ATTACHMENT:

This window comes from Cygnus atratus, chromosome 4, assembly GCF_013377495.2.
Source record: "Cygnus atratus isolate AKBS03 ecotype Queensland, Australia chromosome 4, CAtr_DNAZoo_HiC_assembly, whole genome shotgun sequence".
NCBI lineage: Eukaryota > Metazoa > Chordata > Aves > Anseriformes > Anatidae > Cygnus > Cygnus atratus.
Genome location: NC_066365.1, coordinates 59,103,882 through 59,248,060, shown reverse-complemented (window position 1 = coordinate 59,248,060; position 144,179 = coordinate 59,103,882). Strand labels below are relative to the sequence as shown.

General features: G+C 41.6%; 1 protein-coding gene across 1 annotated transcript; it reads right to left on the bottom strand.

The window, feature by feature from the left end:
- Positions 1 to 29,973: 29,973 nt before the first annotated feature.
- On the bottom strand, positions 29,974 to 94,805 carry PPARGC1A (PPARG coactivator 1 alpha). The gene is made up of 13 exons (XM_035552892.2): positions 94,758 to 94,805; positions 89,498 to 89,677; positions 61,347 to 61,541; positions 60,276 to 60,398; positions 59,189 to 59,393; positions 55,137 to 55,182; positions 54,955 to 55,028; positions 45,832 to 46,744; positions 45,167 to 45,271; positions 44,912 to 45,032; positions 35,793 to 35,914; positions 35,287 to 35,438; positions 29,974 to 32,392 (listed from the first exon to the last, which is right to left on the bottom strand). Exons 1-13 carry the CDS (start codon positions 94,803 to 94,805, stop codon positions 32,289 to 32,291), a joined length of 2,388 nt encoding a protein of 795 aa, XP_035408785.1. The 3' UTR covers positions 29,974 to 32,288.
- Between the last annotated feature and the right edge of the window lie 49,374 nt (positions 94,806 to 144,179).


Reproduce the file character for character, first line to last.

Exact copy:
This window comes from Cygnus atratus, chromosome 4, assembly GCF_013377495.2.
Source record: "Cygnus atratus isolate AKBS03 ecotype Queensland, Australia chromosome 4, CAtr_DNAZoo_HiC_assembly, whole genome shotgun sequence".
NCBI lineage: Eukaryota > Metazoa > Chordata > Aves > Anseriformes > Anatidae > Cygnus > Cygnus atratus.
Genome location: NC_066365.1, coordinates 59,103,882 through 59,248,060, shown reverse-complemented (window position 1 = coordinate 59,248,060; position 144,179 = coordinate 59,103,882). Strand labels below are relative to the sequence as shown.

General features: G+C 41.6%; 1 protein-coding gene across 1 annotated transcript; it reads right to left on the bottom strand.

The window, feature by feature from the left end:
- Positions 1 to 29,973: 29,973 nt before the first annotated feature.
- On the bottom strand, positions 29,974 to 94,805 carry PPARGC1A (PPARG coactivator 1 alpha). The gene is made up of 13 exons (XM_035552892.2): positions 94,758 to 94,805; positions 89,498 to 89,677; positions 61,347 to 61,541; positions 60,276 to 60,398; positions 59,189 to 59,393; positions 55,137 to 55,182; positions 54,955 to 55,028; positions 45,832 to 46,744; positions 45,167 to 45,271; positions 44,912 to 45,032; positions 35,793 to 35,914; positions 35,287 to 35,438; positions 29,974 to 32,392 (listed from the first exon to the last, which is right to left on the bottom strand). Exons 1-13 carry the CDS (start codon positions 94,803 to 94,805, stop codon positions 32,289 to 32,291), a joined length of 2,388 nt encoding a protein of 795 aa, XP_035408785.1. The 3' UTR covers positions 29,974 to 32,288.
- Between the last annotated feature and the right edge of the window lie 49,374 nt (positions 94,806 to 144,179).